As Concerned Africans, we are of the view that the resolution itself was flawed and the process for arriving at the resolution was inappropriate. The African Union had developed a Roadmap and we are made to believe that all relevant structures in Libya had agreed to it. As records demonstrate, the African Union Peace and Security Council adopted an important resolution (on March 10 2011) which spelt out the Roadmap to address the Libyan conflict, consistent with the obligations of the AU under Chapter VIII of the UN Charter. It is obvious that when the UN Security Council adopted its Resolution 1973, it was aware of the AU decision which had been announced seven days earlier. The AU decision was, in essence, that Benghazi and Tripoli needed to have a proper conversation regarding the transition or changes that were demanded by the then Benghazi-based Interim National Council. One is made to believe that Colonel Muammar Gaddafi had agreed to be excluded from the discussions, as that would have been critical in ensuring ideal conditions for negotiations.

If, for argument sake, we recognise Resolution 1973, its original intention — that of protecting civilians — was lost as the West used the vagueness of the resolution to forcefully remove a sitting government and replace it with the one they prefer. It is increasingly evident that the West wanted nothing but regime change at all cost in Libya. The provisions in the resolution that call for a political process led by the UN envoy and the AU were side-lined completely. Therefore, Africa and the developing world are right to be abhorred as Libyans are Africans and are part of the developing world that has suffered a lot under imperialism and colonialism. Africans have proclaimed that never again should they be regarded as second-class citizens or as sub-human in any way. While the economy is on its knees because of the military confrontation, the lives of the Africans of Libya are in jeopardy, man-made chaos has been created. Libyans have paid and will continue to pay with their lives for the Western agenda of regime change. It is in this context that all peace-loving Africans and friends of Africa are being asked to reject the Nato agenda through an Open Letter.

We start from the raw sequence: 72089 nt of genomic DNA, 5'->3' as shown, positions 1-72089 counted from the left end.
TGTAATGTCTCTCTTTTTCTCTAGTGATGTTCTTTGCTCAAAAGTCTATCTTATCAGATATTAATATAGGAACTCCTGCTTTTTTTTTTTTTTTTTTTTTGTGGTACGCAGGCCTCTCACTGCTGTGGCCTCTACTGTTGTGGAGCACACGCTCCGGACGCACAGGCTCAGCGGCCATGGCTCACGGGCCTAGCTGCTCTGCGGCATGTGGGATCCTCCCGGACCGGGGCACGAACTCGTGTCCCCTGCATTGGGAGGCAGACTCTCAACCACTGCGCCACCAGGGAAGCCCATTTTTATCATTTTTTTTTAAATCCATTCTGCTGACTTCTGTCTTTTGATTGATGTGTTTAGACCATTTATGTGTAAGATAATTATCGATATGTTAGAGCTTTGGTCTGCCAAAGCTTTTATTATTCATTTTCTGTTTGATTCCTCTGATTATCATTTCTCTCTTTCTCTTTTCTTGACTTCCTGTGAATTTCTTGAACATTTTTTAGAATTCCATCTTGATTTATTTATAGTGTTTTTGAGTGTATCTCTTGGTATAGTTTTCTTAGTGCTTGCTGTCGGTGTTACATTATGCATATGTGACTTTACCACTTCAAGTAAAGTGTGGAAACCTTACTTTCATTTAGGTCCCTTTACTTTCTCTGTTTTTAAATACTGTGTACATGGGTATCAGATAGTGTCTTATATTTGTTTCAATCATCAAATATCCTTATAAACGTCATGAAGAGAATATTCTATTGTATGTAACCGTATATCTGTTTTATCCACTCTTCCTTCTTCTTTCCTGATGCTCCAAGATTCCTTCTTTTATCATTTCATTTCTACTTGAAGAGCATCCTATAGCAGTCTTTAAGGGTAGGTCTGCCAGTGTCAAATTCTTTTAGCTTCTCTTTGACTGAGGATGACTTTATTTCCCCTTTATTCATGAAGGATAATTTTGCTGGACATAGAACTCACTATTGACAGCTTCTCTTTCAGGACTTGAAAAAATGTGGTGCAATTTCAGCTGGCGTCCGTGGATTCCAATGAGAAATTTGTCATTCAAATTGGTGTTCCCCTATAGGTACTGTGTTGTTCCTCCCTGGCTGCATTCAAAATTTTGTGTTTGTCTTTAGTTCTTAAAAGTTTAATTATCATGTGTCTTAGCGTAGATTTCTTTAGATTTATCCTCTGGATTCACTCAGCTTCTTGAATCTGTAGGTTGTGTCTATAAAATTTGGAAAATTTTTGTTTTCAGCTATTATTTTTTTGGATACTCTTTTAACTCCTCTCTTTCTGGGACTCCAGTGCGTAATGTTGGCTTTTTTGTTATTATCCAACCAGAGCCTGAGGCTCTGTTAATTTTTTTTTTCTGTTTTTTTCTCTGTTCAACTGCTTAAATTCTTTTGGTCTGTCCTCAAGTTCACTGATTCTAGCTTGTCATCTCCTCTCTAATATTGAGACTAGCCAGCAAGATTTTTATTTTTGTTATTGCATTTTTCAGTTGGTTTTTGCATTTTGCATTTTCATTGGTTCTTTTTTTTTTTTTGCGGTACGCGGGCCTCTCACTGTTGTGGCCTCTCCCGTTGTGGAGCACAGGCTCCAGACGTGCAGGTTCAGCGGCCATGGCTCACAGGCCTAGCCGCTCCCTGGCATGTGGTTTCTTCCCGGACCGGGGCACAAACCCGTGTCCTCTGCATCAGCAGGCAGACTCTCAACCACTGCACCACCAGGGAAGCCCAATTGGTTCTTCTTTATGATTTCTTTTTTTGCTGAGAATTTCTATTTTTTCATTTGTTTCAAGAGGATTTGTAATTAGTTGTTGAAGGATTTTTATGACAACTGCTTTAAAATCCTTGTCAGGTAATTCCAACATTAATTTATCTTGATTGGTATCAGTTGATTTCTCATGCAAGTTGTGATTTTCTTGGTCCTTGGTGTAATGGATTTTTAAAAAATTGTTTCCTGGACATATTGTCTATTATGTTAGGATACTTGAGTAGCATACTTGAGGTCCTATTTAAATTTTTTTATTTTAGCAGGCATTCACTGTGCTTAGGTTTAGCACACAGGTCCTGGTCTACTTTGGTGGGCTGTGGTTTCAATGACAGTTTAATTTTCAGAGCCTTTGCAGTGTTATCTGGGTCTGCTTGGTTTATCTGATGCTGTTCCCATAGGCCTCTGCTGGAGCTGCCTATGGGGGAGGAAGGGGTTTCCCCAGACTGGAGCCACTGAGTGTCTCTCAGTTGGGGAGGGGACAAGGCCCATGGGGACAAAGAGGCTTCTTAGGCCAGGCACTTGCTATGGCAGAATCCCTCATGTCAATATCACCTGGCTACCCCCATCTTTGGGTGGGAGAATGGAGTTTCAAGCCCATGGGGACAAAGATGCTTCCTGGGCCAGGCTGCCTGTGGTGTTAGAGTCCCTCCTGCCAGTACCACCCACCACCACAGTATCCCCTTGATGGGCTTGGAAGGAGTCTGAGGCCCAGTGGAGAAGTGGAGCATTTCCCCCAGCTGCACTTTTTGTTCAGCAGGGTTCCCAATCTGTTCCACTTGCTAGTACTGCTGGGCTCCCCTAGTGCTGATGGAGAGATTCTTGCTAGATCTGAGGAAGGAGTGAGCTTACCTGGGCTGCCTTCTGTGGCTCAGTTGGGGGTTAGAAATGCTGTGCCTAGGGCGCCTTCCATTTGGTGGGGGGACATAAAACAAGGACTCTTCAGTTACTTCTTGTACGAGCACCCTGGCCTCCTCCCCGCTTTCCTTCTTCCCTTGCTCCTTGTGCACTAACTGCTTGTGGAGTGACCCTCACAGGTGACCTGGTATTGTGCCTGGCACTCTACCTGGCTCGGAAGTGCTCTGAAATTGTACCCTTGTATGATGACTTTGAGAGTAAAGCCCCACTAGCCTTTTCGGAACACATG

Another matter of grave concern is the ongoing movement of small arms, which end up in the hands of the Lord’s Resistance Army and into Chad and Darfur. The Sahel region is yet to endure the looming civil war which will have major consequences for the African continent as a whole; all because of the interference by the so-called superpowers. It is in this context too that the AU Roadmap should have taken precedence in efforts to address the conflict in Libya. The fall of Gaddafi does not equal peace because he has a social base which must not — and cannot — be ignored. It is only through the AU, and Africans broadly, that the conflict in Libya would be addressed. The UN has worsened the situation, making it more challenging for the AU to implement the Roadmap.

It is worth noting that economic growth in Africa rebounded in 2010 with an estimated increase in gross domestic product of 4.7%, a trend that was expected to continue. The projected economic growth rate would be revised downwards as the conditions for better growth in Africa deteriorate as a result of, largely, external interference. The latest estimate, prior to the realisation of the full impact of the global recession, was that almost half a billion people in Africa are poor. The fundamental issue is that the developmental model that Africa adapted from others is not working for Africa, just as much as it is no longer working for the rest of the world. As argued elsewhere, the mere reiteration of the accepted capitalist nostrums will not help Africa in this regard.